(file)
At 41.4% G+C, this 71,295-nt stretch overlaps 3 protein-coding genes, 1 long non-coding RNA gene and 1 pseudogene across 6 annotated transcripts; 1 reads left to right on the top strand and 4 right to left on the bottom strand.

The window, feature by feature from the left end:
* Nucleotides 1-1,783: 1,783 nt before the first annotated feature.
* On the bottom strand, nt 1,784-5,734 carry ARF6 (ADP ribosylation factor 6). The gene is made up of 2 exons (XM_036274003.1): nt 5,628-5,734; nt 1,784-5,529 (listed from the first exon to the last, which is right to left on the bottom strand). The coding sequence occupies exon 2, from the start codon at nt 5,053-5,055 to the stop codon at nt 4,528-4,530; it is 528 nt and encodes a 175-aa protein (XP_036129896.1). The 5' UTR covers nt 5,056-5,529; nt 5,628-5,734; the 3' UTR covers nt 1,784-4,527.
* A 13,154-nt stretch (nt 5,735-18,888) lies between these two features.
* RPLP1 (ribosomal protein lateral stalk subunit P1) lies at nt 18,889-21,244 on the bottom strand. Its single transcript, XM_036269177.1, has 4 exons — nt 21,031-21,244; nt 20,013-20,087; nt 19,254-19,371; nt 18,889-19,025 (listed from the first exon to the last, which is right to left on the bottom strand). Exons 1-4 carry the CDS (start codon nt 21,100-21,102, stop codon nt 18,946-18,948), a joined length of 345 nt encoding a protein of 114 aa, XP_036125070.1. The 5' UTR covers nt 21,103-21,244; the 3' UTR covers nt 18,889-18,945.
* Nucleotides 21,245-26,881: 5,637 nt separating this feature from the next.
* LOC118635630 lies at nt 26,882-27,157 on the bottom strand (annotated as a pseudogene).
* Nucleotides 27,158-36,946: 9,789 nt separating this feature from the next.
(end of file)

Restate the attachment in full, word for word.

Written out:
At 41.4% G+C, this 71,295-nt stretch overlaps 3 protein-coding genes, 1 long non-coding RNA gene and 1 pseudogene across 6 annotated transcripts; 1 reads left to right on the top strand and 4 right to left on the bottom strand.

The window, feature by feature from the left end:
* Nucleotides 1-1,783: 1,783 nt before the first annotated feature.
* On the bottom strand, nt 1,784-5,734 carry ARF6 (ADP ribosylation factor 6). The gene is made up of 2 exons (XM_036274003.1): nt 5,628-5,734; nt 1,784-5,529 (listed from the first exon to the last, which is right to left on the bottom strand). The coding sequence occupies exon 2, from the start codon at nt 5,053-5,055 to the stop codon at nt 4,528-4,530; it is 528 nt and encodes a 175-aa protein (XP_036129896.1). The 5' UTR covers nt 5,056-5,529; nt 5,628-5,734; the 3' UTR covers nt 1,784-4,527.
* A 13,154-nt stretch (nt 5,735-18,888) lies between these two features.
* RPLP1 (ribosomal protein lateral stalk subunit P1) lies at nt 18,889-21,244 on the bottom strand. Its single transcript, XM_036269177.1, has 4 exons — nt 21,031-21,244; nt 20,013-20,087; nt 19,254-19,371; nt 18,889-19,025 (listed from the first exon to the last, which is right to left on the bottom strand). Exons 1-4 carry the CDS (start codon nt 21,100-21,102, stop codon nt 18,946-18,948), a joined length of 345 nt encoding a protein of 114 aa, XP_036125070.1. The 5' UTR covers nt 21,103-21,244; the 3' UTR covers nt 18,889-18,945.
* Nucleotides 21,245-26,881: 5,637 nt separating this feature from the next.
* LOC118635630 lies at nt 26,882-27,157 on the bottom strand (annotated as a pseudogene).
* Nucleotides 27,158-36,946: 9,789 nt separating this feature from the next.